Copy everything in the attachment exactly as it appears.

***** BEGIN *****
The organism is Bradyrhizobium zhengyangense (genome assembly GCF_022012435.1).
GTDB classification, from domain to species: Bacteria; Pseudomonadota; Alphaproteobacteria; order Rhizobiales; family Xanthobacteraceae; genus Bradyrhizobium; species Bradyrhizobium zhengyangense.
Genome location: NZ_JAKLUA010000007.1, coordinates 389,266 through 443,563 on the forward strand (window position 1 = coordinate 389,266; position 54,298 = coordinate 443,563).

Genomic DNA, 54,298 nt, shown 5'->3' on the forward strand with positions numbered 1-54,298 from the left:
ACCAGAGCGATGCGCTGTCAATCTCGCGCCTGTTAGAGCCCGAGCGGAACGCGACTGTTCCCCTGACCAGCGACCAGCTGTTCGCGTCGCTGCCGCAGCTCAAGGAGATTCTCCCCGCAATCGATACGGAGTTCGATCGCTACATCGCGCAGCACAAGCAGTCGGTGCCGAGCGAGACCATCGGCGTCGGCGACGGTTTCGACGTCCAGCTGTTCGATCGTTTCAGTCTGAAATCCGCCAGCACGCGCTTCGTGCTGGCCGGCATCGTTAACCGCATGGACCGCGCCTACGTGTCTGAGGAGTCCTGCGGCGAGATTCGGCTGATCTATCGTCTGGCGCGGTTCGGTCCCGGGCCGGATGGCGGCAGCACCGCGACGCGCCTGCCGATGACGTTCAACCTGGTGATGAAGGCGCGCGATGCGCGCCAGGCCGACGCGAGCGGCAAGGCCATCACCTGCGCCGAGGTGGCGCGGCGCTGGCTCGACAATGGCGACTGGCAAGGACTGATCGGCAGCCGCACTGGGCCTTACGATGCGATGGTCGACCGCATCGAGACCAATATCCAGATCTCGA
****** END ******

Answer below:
The organism is Bradyrhizobium zhengyangense (genome assembly GCF_022012435.1).
GTDB classification, from domain to species: Bacteria; Pseudomonadota; Alphaproteobacteria; order Rhizobiales; family Xanthobacteraceae; genus Bradyrhizobium; species Bradyrhizobium zhengyangense.
Genome location: NZ_JAKLUA010000007.1, coordinates 389,266 through 443,563 on the forward strand (window position 1 = coordinate 389,266; position 54,298 = coordinate 443,563).

Genomic DNA, 54,298 nt, shown 5'->3' on the forward strand with positions numbered 1-54,298 from the left:
ACCAGAGCGATGCGCTGTCAATCTCGCGCCTGTTAGAGCCCGAGCGGAACGCGACTGTTCCCCTGACCAGCGACCAGCTGTTCGCGTCGCTGCCGCAGCTCAAGGAGATTCTCCCCGCAATCGATACGGAGTTCGATCGCTACATCGCGCAGCACAAGCAGTCGGTGCCGAGCGAGACCATCGGCGTCGGCGACGGTTTCGACGTCCAGCTGTTCGATCGTTTCAGTCTGAAATCCGCCAGCACGCGCTTCGTGCTGGCCGGCATCGTTAACCGCATGGACCGCGCCTACGTGTCTGAGGAGTCCTGCGGCGAGATTCGGCTGATCTATCGTCTGGCGCGGTTCGGTCCCGGGCCGGATGGCGGCAGCACCGCGACGCGCCTGCCGATGACGTTCAACCTGGTGATGAAGGCGCGCGATGCGCGCCAGGCCGACGCGAGCGGCAAGGCCATCACCTGCGCCGAGGTGGCGCGGCGCTGGCTCGACAATGGCGACTGGCAAGGACTGATCGGCAGCCGCACTGGGCCTTACGATGCGATGGTCGACCGCATCGAGACCAATATCCAGATCTCGA